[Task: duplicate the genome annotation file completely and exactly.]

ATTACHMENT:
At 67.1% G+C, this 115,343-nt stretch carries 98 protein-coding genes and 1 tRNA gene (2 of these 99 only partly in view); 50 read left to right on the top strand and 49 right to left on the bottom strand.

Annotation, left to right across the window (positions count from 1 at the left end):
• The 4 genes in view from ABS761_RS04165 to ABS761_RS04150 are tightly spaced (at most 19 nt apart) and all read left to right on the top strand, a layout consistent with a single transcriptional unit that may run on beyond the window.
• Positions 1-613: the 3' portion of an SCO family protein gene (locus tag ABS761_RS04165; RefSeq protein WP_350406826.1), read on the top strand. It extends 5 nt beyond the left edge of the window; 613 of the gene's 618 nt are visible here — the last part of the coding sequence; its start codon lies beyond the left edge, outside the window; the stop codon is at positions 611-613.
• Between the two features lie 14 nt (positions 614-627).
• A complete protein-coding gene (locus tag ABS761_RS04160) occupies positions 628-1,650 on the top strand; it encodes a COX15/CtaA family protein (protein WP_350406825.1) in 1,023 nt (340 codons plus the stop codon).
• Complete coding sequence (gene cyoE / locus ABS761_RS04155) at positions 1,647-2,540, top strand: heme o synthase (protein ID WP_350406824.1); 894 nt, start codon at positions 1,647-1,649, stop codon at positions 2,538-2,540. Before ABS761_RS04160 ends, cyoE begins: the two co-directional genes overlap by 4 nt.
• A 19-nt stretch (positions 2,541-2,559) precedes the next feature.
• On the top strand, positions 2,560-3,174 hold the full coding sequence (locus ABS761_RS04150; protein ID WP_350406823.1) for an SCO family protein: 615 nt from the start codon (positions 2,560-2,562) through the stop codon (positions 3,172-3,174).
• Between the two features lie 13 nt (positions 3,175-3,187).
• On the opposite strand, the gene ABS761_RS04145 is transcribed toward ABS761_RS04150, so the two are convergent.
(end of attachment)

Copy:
At 67.1% G+C, this 115,343-nt stretch carries 98 protein-coding genes and 1 tRNA gene (2 of these 99 only partly in view); 50 read left to right on the top strand and 49 right to left on the bottom strand.

Annotation, left to right across the window (positions count from 1 at the left end):
• The 4 genes in view from ABS761_RS04165 to ABS761_RS04150 are tightly spaced (at most 19 nt apart) and all read left to right on the top strand, a layout consistent with a single transcriptional unit that may run on beyond the window.
• Positions 1-613: the 3' portion of an SCO family protein gene (locus tag ABS761_RS04165; RefSeq protein WP_350406826.1), read on the top strand. It extends 5 nt beyond the left edge of the window; 613 of the gene's 618 nt are visible here — the last part of the coding sequence; its start codon lies beyond the left edge, outside the window; the stop codon is at positions 611-613.
• Between the two features lie 14 nt (positions 614-627).
• A complete protein-coding gene (locus tag ABS761_RS04160) occupies positions 628-1,650 on the top strand; it encodes a COX15/CtaA family protein (protein WP_350406825.1) in 1,023 nt (340 codons plus the stop codon).
• Complete coding sequence (gene cyoE / locus ABS761_RS04155) at positions 1,647-2,540, top strand: heme o synthase (protein ID WP_350406824.1); 894 nt, start codon at positions 1,647-1,649, stop codon at positions 2,538-2,540. Before ABS761_RS04160 ends, cyoE begins: the two co-directional genes overlap by 4 nt.
• A 19-nt stretch (positions 2,541-2,559) precedes the next feature.
• On the top strand, positions 2,560-3,174 hold the full coding sequence (locus ABS761_RS04150; protein ID WP_350406823.1) for an SCO family protein: 615 nt from the start codon (positions 2,560-2,562) through the stop codon (positions 3,172-3,174).
• Between the two features lie 13 nt (positions 3,175-3,187).
• On the opposite strand, the gene ABS761_RS04145 is transcribed toward ABS761_RS04150, so the two are convergent.